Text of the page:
EHV-1 Confirmed stock photo

Neurologic EHV-1 Confirmed in Oregon Horse

An Oregon horse has been diagnosed with the equine herpes virus (EHV-1). The state’s department of agriculture says the Quarter Horse is from Marion County.
The 14-year-old gelding is hospitalized at the Oregon State University College of Veterinary Medicine’s Large Animal Hospital after being admitted for sudden onset of neurologic signs. The horse tested positive for both the wild type and the more serious neuropathogenic form of EHV-1.
The affected Quarter Horse has not traveled or competed for at least four months, according to state health officials. The stable and all of its horses have been quarantined.
Oregon had other cases of EHV-1 in late April and early May. The department states this diagnosis is being classified as a new case, due to the length of time and a lack of epidemiological links to the previous EHV-1 cases. Six of the eight quarantines associated with the previous EHV-1 cases have been released.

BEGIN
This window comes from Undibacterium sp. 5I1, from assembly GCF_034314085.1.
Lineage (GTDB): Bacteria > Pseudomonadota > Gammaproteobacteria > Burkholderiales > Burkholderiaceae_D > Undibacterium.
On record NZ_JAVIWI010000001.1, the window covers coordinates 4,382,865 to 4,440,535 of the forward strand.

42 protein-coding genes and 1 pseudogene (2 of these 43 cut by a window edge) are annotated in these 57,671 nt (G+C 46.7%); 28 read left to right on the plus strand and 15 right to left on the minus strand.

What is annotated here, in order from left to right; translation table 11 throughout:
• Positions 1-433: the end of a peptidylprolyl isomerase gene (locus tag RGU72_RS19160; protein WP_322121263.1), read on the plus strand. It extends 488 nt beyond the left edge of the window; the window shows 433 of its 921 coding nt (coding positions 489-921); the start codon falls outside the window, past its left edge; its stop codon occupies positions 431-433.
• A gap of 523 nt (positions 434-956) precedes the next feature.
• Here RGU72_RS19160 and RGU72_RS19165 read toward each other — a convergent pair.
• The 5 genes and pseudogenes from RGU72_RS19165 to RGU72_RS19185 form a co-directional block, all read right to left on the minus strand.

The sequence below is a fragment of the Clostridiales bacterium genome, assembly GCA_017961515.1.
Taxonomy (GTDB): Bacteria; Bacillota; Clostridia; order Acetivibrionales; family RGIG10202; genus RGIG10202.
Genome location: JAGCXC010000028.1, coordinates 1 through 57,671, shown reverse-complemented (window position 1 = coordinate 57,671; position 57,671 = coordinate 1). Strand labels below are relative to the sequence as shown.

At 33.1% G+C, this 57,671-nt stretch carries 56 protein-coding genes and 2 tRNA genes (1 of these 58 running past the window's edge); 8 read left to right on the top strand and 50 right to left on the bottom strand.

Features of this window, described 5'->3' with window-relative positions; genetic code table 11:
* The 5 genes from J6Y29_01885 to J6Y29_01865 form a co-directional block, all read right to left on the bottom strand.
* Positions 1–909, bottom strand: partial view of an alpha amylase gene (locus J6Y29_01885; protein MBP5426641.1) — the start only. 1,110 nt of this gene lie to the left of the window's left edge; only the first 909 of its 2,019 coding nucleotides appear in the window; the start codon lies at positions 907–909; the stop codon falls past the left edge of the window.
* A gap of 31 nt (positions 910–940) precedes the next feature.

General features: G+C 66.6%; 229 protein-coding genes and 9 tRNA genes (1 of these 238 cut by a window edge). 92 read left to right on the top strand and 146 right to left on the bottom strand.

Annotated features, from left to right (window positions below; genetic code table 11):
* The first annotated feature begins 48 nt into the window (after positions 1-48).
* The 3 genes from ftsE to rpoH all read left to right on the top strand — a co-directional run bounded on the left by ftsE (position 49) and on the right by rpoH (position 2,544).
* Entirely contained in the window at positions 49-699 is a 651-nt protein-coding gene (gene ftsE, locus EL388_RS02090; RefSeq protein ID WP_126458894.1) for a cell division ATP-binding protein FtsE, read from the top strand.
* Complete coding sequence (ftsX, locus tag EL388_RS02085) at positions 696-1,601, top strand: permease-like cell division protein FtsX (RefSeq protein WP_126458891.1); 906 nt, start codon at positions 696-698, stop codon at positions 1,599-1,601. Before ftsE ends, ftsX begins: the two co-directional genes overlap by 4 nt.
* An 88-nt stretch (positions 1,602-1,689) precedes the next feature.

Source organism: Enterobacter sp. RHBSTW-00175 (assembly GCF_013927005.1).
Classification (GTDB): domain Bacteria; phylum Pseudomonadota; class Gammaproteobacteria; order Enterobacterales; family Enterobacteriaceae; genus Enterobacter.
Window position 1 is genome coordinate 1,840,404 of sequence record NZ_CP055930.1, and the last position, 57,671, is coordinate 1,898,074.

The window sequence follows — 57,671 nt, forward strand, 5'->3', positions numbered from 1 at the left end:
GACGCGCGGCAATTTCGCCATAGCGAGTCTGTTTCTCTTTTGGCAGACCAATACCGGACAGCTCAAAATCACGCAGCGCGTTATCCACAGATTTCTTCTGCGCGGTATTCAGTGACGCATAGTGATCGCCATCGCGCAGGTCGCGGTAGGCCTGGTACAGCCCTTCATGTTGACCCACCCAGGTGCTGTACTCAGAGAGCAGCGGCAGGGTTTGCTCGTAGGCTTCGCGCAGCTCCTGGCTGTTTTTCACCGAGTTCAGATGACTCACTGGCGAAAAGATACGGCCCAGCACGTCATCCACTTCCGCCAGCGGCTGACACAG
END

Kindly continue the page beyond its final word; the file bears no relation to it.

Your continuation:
EHV-1 is naturally occurring and widespread within the equine population. It is a common virus and may lie dormant for long periods of time and then re-activate during periods of stress, which can result in clinical disease.
EHV-1 can cause respiratory disease, abortions in pregnant mares, neurologic disease, and in severe cases, death.
Symptoms include fever, decreased coordination, nasal discharge, urine dribbling, loss of tail tone, hind limb weakness, lethargy, and the inability to rise. While there is no cure, the symptoms of the disease may be treatable.
Veterinarians recommend that horse owners practice bio-security to protect their horses from being exposed to the virus since it is highly contagious and spread through direct horse-to-horse contact. It can also be spread through contaminated clothes, equipment, and hands.
For more information, contact your local veterinarian.